We got up before six, and started packing to catch a bus to the bus station, which was supposed to leave at 7:15. The bus driver said we would not be leaving before 7:30 though, which should still be fine for our 8am bus from BSI. We used the little time to buy breakfast at the adjacent hostel, which was a great idea – we did not have enough time to take full advantage of the fresh buffet selection but we tried our best to stuff ourselves and still took some sandwiches and coffee for the road. At the bus station we found our bus immediately, as it was the one with the rough terrain wheels – monster bus!
With us the bus was full of French tourists going to the same place as us, as an organised group. They were super annoying, and we thought it was very inconsiderate of the company to use public bus as their personal transport for their groups. On the couple of stops along the way where people wanted to get in, they had problems accommodating them.
The bus stopped at the sights of Geysir and Gulfoss – the most famous (and touristy) geyser and waterfall near Reykjavik. We were happy to see them just on our way somewhere else, so we didn’t have to spend much time and still check them out. At Geysir, there was actually a whole field of geysers and spouts, and despite all the people it was pretty nice. Gulfoss was indeed pretty mighty and roaring, and there was a nice viewing point up above it all.
Afterwards, the bus got on the (only very recently opened) highland route 35 to Kerlingarfjöll. The weather was amazing and sunny and we had beautiful views of the landscape and mountains on the horizon, including Hekla, and glaciers, while around us there was some surreal moon-like terrain with snowfield still aplenty. We were getting terribly excited. The bus was doing great on the dirt road, with occasional river crossings and all.
Hiking towards Hveradalir
We arrived in Kerlingarfjöll at about 1pm, and the place was awesome. It was beautifully set in a valley of a glacier river, surrounded by mountains with still a lot of snow. There were a few huts (those apparently need to be booked long time ahead for the short summer season they get), and a great selection of spots to pitch. When we checked-in for our tent, we also got a small map with the local hikes, but were also informed that there is more snow than usual for the time of the year, and some of the trails might not be clear. We didn’t care because we’re awesome, slapped a lot of sunscreen on, and set out through the first snowfield towards the Hveradalir geothermal area located in a glacier river canyon.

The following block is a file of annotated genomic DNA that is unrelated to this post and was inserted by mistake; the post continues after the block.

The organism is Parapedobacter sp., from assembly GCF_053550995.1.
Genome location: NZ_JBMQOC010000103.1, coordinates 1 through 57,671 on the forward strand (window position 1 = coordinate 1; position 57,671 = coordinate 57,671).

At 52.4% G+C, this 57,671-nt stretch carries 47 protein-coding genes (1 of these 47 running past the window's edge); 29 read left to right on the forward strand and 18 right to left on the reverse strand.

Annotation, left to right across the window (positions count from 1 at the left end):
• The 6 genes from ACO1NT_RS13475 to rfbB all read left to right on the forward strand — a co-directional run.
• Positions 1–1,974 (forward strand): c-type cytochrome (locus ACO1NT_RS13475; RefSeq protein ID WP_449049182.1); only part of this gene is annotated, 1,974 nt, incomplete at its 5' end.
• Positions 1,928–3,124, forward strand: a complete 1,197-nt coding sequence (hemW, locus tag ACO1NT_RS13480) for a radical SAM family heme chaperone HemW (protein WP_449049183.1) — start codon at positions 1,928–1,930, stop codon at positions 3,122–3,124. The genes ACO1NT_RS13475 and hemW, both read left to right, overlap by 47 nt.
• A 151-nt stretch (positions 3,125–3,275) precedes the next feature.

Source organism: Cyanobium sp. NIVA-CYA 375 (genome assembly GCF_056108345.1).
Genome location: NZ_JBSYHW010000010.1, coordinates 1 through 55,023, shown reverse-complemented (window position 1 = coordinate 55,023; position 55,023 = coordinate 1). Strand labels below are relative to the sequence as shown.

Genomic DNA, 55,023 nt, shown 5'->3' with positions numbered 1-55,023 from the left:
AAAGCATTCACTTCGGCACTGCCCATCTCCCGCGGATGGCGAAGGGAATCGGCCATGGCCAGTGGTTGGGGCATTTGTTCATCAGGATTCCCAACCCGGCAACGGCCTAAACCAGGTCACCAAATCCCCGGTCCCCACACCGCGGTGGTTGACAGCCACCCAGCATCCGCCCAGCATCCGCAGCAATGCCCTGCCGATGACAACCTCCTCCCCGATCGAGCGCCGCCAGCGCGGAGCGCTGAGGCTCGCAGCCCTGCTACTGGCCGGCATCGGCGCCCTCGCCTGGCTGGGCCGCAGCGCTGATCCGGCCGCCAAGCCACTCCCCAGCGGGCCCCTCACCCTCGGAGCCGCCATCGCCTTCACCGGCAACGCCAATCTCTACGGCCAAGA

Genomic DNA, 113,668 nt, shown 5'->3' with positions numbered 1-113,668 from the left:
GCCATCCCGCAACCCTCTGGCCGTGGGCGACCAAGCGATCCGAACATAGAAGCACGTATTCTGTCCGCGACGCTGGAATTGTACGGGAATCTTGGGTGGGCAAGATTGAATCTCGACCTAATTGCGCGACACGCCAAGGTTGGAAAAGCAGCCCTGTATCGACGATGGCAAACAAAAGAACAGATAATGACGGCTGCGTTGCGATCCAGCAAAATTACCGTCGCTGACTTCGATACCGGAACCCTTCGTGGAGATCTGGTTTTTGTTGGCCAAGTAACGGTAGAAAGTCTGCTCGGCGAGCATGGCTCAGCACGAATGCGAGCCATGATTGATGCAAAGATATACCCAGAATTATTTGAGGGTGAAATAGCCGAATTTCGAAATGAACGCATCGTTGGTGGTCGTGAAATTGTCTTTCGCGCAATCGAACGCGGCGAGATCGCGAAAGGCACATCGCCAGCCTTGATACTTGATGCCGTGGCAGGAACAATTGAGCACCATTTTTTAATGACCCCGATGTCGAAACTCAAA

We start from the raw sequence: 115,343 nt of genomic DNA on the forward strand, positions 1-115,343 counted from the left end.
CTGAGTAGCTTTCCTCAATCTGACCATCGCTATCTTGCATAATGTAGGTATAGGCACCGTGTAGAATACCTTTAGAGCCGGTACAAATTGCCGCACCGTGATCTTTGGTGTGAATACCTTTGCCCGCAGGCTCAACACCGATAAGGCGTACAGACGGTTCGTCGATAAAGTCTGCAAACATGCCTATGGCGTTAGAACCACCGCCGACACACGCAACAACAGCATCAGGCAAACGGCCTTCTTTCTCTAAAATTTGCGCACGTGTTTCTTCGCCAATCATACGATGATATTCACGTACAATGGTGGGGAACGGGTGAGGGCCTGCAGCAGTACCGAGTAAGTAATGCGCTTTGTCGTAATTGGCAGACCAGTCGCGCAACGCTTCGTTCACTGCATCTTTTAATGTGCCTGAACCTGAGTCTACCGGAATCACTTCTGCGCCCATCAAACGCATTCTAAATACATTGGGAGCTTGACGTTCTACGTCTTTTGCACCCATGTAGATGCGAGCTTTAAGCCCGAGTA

The trail was as scenic as it gets and in about 75 minutes we saw a first spot of spouting sulphuric steam. Once we got to it a whole canyon opened beneath us and it was truly epic – yellowy-orange rock with snowfields, spouts of steam and hot water at various place forming colourful patters on the rocks. We followed the trail on the south side of the river for about half hour until we reached a spot where we saw directly down, and realised that the bridge from our side was gone (with some remains still around) and since the river was quite wide and we didn’t know how deep it would be, we decided to backtrack to the spot of the first steam spout and took the trail on the north side of the river instead. We didn’t regret this detour on bit because it took us through a different branch of the canyon still, may be even wilder than the first one. And with unlimited daylight and stable sunny weather, there was no better place to be.
Hveradalir – Gina & halo
Gina at Hveradalir
Once we got back to the same spot we were before, just on the other side of the river, we met again the couple we briefly spoke with before, who did manage to get across the river – turns out that despite being wide it was only about mid-thigh deep (and pretty cold of course). We had some last fun at the bubbling sulphurous mud, and then hiked up the canyon on the other side than we came down and took a nice trail down to our campsite again.
Altogether a nice leisurely 5-hour hike in the sun with some surreal sights. What a way to start our trip! Is it going all downhill from here? Because this will be hard to top.
We took a shower (finally!), made a nice pot of hot ramen noodles, split a beer, and crawled into our sleeping bags at around 8pm already, completely exhausted given our lack of sleep the night before, and also it was getting cold very fast.